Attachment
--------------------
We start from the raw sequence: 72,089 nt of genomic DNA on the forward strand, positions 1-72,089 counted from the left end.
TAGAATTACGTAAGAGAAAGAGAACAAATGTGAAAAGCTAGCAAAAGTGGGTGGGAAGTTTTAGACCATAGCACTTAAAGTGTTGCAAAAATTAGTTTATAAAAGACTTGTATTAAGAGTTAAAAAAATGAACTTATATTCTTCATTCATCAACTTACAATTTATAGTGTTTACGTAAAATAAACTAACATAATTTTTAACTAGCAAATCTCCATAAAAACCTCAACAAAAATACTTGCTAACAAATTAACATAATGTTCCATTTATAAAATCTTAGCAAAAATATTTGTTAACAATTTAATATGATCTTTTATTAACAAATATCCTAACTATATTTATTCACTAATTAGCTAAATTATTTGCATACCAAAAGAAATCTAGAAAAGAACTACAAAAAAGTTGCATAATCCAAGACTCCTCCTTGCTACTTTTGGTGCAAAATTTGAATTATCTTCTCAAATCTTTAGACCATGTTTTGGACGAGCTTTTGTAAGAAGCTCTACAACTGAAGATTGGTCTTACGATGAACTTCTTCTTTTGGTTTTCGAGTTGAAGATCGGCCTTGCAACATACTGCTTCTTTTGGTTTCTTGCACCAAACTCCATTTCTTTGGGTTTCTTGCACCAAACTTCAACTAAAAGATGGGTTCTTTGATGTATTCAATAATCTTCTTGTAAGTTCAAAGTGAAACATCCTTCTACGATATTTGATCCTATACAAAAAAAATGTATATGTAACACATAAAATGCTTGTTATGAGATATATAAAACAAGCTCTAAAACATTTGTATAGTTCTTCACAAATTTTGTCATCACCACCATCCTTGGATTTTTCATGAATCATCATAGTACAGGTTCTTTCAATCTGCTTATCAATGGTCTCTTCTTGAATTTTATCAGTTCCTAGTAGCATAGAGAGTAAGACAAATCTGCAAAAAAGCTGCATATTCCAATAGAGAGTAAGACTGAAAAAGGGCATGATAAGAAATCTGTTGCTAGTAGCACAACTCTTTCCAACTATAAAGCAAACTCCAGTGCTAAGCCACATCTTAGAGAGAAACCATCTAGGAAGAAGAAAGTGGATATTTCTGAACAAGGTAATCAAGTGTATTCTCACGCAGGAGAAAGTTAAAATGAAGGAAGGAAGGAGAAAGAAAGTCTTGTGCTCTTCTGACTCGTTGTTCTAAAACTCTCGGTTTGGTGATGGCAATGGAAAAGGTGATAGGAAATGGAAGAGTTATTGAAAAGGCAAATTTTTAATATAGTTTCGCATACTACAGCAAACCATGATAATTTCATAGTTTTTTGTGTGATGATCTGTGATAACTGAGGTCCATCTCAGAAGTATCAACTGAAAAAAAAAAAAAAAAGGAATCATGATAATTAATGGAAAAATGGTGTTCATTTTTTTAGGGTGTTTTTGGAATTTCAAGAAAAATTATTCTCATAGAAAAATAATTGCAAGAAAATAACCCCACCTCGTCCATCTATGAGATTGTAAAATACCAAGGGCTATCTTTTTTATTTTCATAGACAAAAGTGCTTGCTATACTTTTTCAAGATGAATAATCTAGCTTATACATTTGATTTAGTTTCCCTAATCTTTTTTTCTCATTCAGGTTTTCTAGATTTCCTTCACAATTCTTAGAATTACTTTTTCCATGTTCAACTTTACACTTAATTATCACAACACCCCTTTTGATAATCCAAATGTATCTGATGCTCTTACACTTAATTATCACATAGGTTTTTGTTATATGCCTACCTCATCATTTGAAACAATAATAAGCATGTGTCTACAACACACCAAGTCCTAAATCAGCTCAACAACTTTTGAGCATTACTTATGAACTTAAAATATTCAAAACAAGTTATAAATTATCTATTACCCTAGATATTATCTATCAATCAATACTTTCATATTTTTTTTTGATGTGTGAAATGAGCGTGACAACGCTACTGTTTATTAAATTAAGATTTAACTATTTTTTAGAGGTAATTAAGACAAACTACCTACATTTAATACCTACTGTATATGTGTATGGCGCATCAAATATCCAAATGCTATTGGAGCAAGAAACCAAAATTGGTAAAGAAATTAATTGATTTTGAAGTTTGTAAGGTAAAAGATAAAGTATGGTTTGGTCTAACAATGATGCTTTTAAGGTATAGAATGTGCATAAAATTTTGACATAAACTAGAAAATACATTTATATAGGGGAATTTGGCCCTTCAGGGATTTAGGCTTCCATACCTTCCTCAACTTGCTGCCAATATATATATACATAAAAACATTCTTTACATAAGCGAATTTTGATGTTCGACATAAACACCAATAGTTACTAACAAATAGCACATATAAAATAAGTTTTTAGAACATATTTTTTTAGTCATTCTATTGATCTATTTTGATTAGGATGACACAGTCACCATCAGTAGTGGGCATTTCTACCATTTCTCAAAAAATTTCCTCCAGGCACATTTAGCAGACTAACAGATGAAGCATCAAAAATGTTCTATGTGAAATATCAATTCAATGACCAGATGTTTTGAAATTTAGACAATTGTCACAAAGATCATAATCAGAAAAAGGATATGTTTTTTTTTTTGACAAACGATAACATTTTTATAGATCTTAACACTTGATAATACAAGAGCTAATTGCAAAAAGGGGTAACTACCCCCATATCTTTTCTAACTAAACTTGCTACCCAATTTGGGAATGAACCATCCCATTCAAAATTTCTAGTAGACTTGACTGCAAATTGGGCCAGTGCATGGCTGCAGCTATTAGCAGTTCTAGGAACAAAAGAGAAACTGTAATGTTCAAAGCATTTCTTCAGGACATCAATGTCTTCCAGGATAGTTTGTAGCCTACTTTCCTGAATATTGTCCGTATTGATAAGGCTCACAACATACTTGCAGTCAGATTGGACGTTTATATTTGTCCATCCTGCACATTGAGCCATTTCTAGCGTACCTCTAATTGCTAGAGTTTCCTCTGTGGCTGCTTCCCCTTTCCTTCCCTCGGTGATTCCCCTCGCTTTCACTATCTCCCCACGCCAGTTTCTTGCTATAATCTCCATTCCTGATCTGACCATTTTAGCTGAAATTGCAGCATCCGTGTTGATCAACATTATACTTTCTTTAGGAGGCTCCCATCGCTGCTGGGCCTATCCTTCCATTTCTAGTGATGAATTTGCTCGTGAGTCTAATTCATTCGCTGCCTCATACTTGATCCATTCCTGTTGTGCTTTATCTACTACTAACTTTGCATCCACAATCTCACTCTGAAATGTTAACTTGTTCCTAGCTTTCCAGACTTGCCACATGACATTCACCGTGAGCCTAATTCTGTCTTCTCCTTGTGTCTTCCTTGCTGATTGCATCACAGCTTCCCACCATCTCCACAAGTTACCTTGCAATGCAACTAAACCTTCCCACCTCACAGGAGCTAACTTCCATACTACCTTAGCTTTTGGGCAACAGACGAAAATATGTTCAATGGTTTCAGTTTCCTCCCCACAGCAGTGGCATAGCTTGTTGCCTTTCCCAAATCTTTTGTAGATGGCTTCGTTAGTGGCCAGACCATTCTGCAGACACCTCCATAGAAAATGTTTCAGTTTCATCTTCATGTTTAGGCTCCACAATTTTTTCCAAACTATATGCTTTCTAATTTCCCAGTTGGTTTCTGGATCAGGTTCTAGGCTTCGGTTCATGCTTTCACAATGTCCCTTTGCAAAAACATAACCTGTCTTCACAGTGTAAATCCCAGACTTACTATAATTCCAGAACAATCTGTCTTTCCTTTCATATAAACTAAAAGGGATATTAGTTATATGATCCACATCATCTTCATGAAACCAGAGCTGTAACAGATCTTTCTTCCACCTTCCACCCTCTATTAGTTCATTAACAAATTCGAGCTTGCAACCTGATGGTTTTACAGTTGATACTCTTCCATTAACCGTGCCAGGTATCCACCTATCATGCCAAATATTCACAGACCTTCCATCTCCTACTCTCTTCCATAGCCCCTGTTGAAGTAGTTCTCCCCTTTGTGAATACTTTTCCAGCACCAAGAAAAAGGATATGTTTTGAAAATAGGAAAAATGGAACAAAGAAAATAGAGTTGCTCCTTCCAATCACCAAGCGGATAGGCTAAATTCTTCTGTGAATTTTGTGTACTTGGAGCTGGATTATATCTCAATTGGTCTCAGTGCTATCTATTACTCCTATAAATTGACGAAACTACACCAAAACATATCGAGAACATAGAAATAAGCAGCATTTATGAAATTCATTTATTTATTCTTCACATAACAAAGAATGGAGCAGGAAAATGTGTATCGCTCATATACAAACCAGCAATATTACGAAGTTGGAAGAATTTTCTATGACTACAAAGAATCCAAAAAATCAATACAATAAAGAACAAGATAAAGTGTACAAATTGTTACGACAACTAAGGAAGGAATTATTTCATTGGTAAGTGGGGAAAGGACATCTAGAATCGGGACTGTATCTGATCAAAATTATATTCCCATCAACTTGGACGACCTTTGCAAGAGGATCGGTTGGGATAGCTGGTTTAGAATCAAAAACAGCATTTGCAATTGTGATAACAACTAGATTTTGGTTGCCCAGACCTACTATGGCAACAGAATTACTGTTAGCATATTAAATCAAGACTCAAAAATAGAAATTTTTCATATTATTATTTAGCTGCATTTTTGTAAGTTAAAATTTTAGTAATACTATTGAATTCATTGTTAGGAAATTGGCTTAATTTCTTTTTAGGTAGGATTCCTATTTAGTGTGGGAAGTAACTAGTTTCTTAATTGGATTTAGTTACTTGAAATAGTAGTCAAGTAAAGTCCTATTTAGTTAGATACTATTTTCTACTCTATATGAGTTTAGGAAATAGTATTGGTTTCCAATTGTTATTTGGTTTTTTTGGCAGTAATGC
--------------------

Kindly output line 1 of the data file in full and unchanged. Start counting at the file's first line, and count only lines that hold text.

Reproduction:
We start from the raw sequence: 72,089 nt of genomic DNA on the forward strand, positions 1-72,089 counted from the left end.